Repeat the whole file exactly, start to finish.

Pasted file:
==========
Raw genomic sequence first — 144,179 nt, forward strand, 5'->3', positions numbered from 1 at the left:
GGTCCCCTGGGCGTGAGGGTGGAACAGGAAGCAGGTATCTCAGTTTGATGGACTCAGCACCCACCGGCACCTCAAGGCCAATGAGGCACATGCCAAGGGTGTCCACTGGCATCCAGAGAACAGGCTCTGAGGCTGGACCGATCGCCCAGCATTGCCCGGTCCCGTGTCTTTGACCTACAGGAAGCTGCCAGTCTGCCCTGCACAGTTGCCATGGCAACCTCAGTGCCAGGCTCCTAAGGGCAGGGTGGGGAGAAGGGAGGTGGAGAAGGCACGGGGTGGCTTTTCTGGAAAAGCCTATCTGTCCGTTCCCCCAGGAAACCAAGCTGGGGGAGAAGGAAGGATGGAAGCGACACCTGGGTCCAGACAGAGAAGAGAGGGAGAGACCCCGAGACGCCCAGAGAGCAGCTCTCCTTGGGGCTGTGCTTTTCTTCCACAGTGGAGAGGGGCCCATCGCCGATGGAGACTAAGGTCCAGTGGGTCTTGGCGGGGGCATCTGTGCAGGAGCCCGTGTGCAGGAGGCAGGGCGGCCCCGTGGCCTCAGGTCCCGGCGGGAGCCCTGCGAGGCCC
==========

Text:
Raw genomic sequence first — 144,179 nt, forward strand, 5'->3', positions numbered from 1 at the left:
GGTCCCCTGGGCGTGAGGGTGGAACAGGAAGCAGGTATCTCAGTTTGATGGACTCAGCACCCACCGGCACCTCAAGGCCAATGAGGCACATGCCAAGGGTGTCCACTGGCATCCAGAGAACAGGCTCTGAGGCTGGACCGATCGCCCAGCATTGCCCGGTCCCGTGTCTTTGACCTACAGGAAGCTGCCAGTCTGCCCTGCACAGTTGCCATGGCAACCTCAGTGCCAGGCTCCTAAGGGCAGGGTGGGGAGAAGGGAGGTGGAGAAGGCACGGGGTGGCTTTTCTGGAAAAGCCTATCTGTCCGTTCCCCCAGGAAACCAAGCTGGGGGAGAAGGAAGGATGGAAGCGACACCTGGGTCCAGACAGAGAAGAGAGGGAGAGACCCCGAGACGCCCAGAGAGCAGCTCTCCTTGGGGCTGTGCTTTTCTTCCACAGTGGAGAGGGGCCCATCGCCGATGGAGACTAAGGTCCAGTGGGTCTTGGCGGGGGCATCTGTGCAGGAGCCCGTGTGCAGGAGGCAGGGCGGCCCCGTGGCCTCAGGTCCCGGCGGGAGCCCTGCGAGGCCC